Essential California: A back-to-school trickle for LAUSD
Good morning, and welcome to the Essential California newsletter. It’s Wednesday, April 14, and I’m writing from Los Angeles.
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The phased reopening of classrooms in the nation’s second-largest school district began Tuesday, with some of the youngest elementary school students making their return to L.A. public schools.
[See also: “Los Angeles public schools will begin reopening this week. Here’s what you need to know” in the Los Angeles Times]
All of the students had received a mandatory coronavirus test before arriving, which will be followed by weekly testing on campuses. Among other safety protocols, students also have to participate in a daily health screening before entering classrooms.
At Heliotrope Avenue Elementary in Maywood, school staff member Sylvia Vasquez ran into some rather adorable roadblocks while helping perform those mandatory health checks. Tasked with asking kindergarteners and first-graders how they were feeling, Vasquez found that more than a few were too enthusiastic to exactly comprehend the health question.
Instead, as my colleague Howard Blume writes, the young charges kept giving the same one-word answer: “Excited.”
[Read the story: “LAUSD welcomes excited students, concerned parents on first day of school after a year” in the Los Angeles Times]
Heliotrope was among 61 elementary and 11 early education schools to reopen Tuesday morning, the first of some 1,400 campuses that will reopen by the end of the month in the Los Angeles Unified School District.
As Blume has reported, the district’s gradual and partial reopening plan was heavily influenced by teachers union demands, along with strict safety imperatives shared by the district and union.
About 1 in 3 students were expected to return initially at Heliotrope, roughly mirroring the statistics districtwide. About 3 in 10 district students are expected to return based on survey results so far.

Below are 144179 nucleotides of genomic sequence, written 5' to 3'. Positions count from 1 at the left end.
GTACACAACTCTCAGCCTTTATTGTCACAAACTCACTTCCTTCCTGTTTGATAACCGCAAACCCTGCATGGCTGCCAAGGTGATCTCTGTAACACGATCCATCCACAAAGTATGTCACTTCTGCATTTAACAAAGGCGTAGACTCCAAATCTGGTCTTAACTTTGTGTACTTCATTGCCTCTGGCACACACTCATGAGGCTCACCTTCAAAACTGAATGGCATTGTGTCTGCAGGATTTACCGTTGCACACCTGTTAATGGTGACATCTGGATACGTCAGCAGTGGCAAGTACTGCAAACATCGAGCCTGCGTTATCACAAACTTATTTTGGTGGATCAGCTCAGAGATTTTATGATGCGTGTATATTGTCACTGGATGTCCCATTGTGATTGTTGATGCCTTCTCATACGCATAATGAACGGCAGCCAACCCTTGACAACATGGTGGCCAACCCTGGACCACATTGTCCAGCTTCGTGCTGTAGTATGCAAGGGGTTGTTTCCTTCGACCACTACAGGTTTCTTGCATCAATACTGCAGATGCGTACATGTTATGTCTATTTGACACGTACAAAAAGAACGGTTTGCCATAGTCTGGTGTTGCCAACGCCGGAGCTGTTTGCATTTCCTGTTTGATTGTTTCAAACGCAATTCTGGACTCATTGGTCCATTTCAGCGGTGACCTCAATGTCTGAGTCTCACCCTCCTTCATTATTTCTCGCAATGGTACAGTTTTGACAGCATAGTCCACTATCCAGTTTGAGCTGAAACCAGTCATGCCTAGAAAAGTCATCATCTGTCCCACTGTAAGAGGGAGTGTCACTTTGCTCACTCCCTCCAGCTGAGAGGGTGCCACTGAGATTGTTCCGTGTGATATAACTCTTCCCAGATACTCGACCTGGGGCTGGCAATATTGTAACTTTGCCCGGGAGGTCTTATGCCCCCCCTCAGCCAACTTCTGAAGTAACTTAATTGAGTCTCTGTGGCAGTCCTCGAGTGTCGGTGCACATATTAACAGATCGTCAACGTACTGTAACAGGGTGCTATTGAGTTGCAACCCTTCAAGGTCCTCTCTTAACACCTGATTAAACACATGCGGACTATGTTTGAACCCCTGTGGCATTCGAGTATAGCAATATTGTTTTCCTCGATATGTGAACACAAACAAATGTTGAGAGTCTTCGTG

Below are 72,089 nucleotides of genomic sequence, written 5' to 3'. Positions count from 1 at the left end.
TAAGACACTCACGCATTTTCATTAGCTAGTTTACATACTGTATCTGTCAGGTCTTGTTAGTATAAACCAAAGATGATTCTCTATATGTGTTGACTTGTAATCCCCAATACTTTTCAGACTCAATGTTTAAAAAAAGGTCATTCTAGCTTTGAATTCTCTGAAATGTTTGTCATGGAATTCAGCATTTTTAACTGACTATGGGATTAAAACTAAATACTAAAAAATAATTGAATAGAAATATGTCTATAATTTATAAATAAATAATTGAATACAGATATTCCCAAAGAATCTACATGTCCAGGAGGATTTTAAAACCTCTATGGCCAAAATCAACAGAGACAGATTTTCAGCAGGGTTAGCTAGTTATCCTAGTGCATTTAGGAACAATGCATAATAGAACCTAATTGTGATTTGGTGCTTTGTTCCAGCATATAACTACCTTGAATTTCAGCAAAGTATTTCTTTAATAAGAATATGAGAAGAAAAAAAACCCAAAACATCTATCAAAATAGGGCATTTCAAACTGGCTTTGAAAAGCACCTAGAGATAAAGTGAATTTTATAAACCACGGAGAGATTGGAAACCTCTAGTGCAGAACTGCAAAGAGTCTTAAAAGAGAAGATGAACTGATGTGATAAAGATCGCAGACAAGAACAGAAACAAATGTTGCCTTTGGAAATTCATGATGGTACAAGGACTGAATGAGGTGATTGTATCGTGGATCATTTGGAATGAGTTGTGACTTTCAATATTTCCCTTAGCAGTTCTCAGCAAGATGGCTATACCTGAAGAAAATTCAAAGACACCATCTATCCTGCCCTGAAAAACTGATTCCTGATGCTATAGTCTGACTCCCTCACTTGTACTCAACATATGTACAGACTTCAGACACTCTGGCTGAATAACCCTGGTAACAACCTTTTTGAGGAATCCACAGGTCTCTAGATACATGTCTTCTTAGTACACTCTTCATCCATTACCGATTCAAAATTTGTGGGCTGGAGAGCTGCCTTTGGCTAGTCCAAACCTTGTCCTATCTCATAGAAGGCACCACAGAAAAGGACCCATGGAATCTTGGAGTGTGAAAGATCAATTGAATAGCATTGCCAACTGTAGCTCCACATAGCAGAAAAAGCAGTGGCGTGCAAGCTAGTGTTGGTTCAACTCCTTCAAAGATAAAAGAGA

District survey data so far show fewer students are returning to campus if they live in communities with high disease and death rates from COVID-19, as Blume reports. My colleague Paloma Esquivel has also written at length about the wide disparity of opinions parents and caregivers hold on returning to classrooms, and their deep fears about safety.
[Read more: “Parents struggle with a new dilemma: Is it safe to send kids back to school?” in the Los Angeles Times]
Tuesday’s limited classroom return was restricted to children in first grade and below, with older students at those elementary schools joining later in the week. The majority of LAUSD elementary and early childhood campuses will reopen next week, with middle- and high-schoolers returning the week after that.
As my colleague Sonja Sharp has reported, supervised care, not instruction, will make up most of the school day for the returning students.
For more about about school, kids and parenting, sign up for Sonja Sharp’s newsletter, 8 to 3.
And now, here’s what’s happening across California:
California officials moved to temporarily stop administering the Johnson & Johnson COVID-19 vaccine, on the recommendation of federal health officials following reports of six serious blood clots nationwide. Officials characterized the stoppage as a cautionary move and emphasized that the reactions that prompted it are exceedingly rare. The pause in J&J vaccines will not change California’s plan to expand vaccine eligibility to all residents 16 and older starting Thursday, or to fully reopen the economy two months from now, officials said. Los Angeles Times
Paul Flores arrested in the disappearance of Kristin Smart after years of suspicion: The arrest comes nearly 25 years after Smart went missing while walking back to her dorm at Cal Poly San Luis Obispo in 1996. For much of the time since she vanished, authorities have identified fellow student Paul Flores as the prime suspect in the case. Los Angeles Times
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Cooler temperatures and light drizzle are on tap in L.A. through Thursday, but things will heat up this weekend. Los Angeles Times